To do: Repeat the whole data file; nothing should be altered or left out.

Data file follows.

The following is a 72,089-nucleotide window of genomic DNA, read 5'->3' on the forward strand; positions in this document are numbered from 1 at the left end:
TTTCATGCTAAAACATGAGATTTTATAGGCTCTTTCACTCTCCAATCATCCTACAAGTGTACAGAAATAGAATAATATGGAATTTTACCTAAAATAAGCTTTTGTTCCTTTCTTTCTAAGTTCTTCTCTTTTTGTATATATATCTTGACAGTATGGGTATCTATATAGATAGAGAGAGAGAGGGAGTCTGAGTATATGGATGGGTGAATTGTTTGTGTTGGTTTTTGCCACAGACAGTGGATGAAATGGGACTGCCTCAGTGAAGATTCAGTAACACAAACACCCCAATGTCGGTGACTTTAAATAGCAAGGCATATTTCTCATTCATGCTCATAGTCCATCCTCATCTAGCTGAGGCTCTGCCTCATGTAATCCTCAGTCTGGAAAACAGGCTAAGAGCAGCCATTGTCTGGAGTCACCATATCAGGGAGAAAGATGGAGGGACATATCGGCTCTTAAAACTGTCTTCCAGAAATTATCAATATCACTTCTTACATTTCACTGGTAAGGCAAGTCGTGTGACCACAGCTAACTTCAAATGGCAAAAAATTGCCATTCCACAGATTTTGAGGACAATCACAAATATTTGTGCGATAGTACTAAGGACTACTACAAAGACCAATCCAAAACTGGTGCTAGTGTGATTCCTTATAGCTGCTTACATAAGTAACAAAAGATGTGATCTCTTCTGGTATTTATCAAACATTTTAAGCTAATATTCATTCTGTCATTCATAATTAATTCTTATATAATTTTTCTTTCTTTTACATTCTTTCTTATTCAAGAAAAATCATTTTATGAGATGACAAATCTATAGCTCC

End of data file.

The following is a 72,089-nucleotide window of genomic DNA, read 5'->3' on the forward strand; positions in this document are numbered from 1 at the left end:
TTTCATGCTAAAACATGAGATTTTATAGGCTCTTTCACTCTCCAATCATCCTACAAGTGTACAGAAATAGAATAATATGGAATTTTACCTAAAATAAGCTTTTGTTCCTTTCTTTCTAAGTTCTTCTCTTTTTGTATATATATCTTGACAGTATGGGTATCTATATAGATAGAGAGAGAGAGGGAGTCTGAGTATATGGATGGGTGAATTGTTTGTGTTGGTTTTTGCCACAGACAGTGGATGAAATGGGACTGCCTCAGTGAAGATTCAGTAACACAAACACCCCAATGTCGGTGACTTTAAATAGCAAGGCATATTTCTCATTCATGCTCATAGTCCATCCTCATCTAGCTGAGGCTCTGCCTCATGTAATCCTCAGTCTGGAAAACAGGCTAAGAGCAGCCATTGTCTGGAGTCACCATATCAGGGAGAAAGATGGAGGGACATATCGGCTCTTAAAACTGTCTTCCAGAAATTATCAATATCACTTCTTACATTTCACTGGTAAGGCAAGTCGTGTGACCACAGCTAACTTCAAATGGCAAAAAATTGCCATTCCACAGATTTTGAGGACAATCACAAATATTTGTGCGATAGTACTAAGGACTACTACAAAGACCAATCCAAAACTGGTGCTAGTGTGATTCCTTATAGCTGCTTACATAAGTAACAAAAGATGTGATCTCTTCTGGTATTTATCAAACATTTTAAGCTAATATTCATTCTGTCATTCATAATTAATTCTTATATAATTTTTCTTTCTTTTACATTCTTTCTTATTCAAGAAAAATCATTTTATGAGATGACAAATCTATAGCTCC